Firefighters and police officers in Everett are taking every call as if it could be an opportunity to be exposed to the COVID-19 virus, using extreme caution and protective measures as they prepare for the spike in cases this month.
Fire Chief Tony Carli said this week that three Everett firefighters have tested positive in recent weeks for the virus, with two still recovering and one getting ready to return to work. Several other firefighters who had been in contact with them have been quarantined as well in recent weeks – causing a lot of overtime shift hiring and some shortages in staffing.
“We’ve always been on the front lines and we’re used to that,” he said. “It’s what we signed up for…Having three test positive was a wake-up call for all of us, myself included, and it made us put the protections in place to make sure everyone is safe and that it doesn’t spread so fast.”
Chief Carli said they have been working with the Fire Union to put things in place to help protect the firefighters out working on the front lines. Firefighters are protecting themselves on every call with the proper gear, and they are social distancing properly in the station. They also have required firefighters to have their temperature taken in the morning and evening. If anyone has a fever, they are quickly taken out of the firehouse and checked out for further symptoms. Likewise, the stations are being sanitized and cleaned in-house frequently by those on duty.
Union President Craig Hardy said they are very worried about what the next few weeks hold, with some estimates by state organizations predicting that 30 to 60 percent of first responders could be out with COVID-19 in two weeks.
“One of our biggest concerns is we don’t want to contaminate a firehouse and we don’t want to go out and take it into the public,” he said. “We are on the front lines too and interacting with people who are exposed to the virus, and we don’t want to bring it home to our families too. It’s just a juggling act right now…Our members are doing great and taking precautions and being extra cautious and working closely with dispatch and the Public Health Department. We’re really treating every case and every call like it’s a COVID-19 response.”
Chief Carli said the department is doing well on its supplies of Personal Protective Equipment (PPE) for going out on calls and interacting with the public, and Hardy said Chief Carli has done a good job in making sure the right protective equipment is in place.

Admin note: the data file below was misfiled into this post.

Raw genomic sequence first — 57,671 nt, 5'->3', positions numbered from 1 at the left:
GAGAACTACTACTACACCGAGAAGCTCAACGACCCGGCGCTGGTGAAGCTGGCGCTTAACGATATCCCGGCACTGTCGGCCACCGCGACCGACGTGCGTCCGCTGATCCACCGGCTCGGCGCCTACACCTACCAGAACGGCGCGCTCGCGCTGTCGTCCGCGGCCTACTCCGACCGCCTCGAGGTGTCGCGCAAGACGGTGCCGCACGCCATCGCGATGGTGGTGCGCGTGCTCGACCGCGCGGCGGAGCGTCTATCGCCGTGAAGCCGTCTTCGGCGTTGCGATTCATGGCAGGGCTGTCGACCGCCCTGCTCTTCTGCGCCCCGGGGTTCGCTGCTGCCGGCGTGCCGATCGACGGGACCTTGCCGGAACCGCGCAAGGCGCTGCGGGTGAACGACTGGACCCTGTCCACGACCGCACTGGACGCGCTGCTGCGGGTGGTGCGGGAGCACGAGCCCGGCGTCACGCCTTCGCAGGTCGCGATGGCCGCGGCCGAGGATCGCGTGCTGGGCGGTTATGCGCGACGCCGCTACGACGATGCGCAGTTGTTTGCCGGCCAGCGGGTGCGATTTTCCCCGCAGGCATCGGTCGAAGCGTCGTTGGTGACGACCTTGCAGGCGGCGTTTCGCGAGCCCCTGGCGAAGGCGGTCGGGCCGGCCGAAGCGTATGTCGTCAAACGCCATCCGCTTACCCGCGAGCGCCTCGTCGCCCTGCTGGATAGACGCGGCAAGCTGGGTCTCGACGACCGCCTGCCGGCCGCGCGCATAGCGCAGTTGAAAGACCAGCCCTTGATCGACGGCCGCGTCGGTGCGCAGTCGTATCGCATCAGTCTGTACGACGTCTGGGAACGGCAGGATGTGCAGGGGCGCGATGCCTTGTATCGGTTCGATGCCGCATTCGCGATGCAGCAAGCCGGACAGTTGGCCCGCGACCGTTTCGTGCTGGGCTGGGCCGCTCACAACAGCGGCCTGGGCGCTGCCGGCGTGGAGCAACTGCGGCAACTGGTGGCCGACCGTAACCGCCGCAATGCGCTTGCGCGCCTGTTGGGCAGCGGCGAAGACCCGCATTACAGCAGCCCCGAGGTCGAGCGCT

“We are doing good with PPE and have a good amount on hand,” he said. “We’re disinfecting our stations on a nightly basis with in-house supplies. We’re hoping we can stave this off and especially over the next 10 days.”
On the Police Department front, Chief Steve Mazzie said they haven’t had any officers test positive for the COVID-19 virus, though a few did take precautions when they felt they had symptoms.
“Considering what’s going on, I think we’re doing okay,” said the chief. “Obviously, we’re all concerned about what’s going on and trying to do our best to make sure we’re still capable of providing public safety services and staying healthy and safe too. Fortunately, calls for service have diminished greatly and we our manpower levels are good and our workforce is healthy now. As this pandemic moves along, we’re trying to be prepared if we do have personnel who are infected or being quarantined…We’ve had a small number that tested and a few quarantine, but there have been no positive tests.”
Right now, along with traditional responses, they have been assisting the COVID-19 response efforts at the public schools, and the food distribution sites. Some officers even voluntarily handed out food items to those driving in Everett Square and were in need late last month.
Also, over the last few weeks, police have been monitoring the parks and trying to disperse those who are congregating in large groups or playing team sports like basketball. So far, most everyone has been cooperative and police have not had to do a great deal of dispersing as the social distancing message gets out.
Chief Mazzie said officers are practicing social distancing in the stations, and there are no more cruisers with partners on patrol. Instead, single officers have fixed posts. There are not many arrests at the moment, and most incidents they are trying to resolve on site or with a court summons.
He said he is seeing more people out with masks and gloves, even just for casual walks.
He also said the Police and Fire Departments are asking people to come out to their front porches or thresholds if they call for services, as public safety officers are trying to limit going into homes. “If we have to go into a home to resolve and issue, we will certainly do that,” he said. “The message I keep telling everyone is that we will get through this.”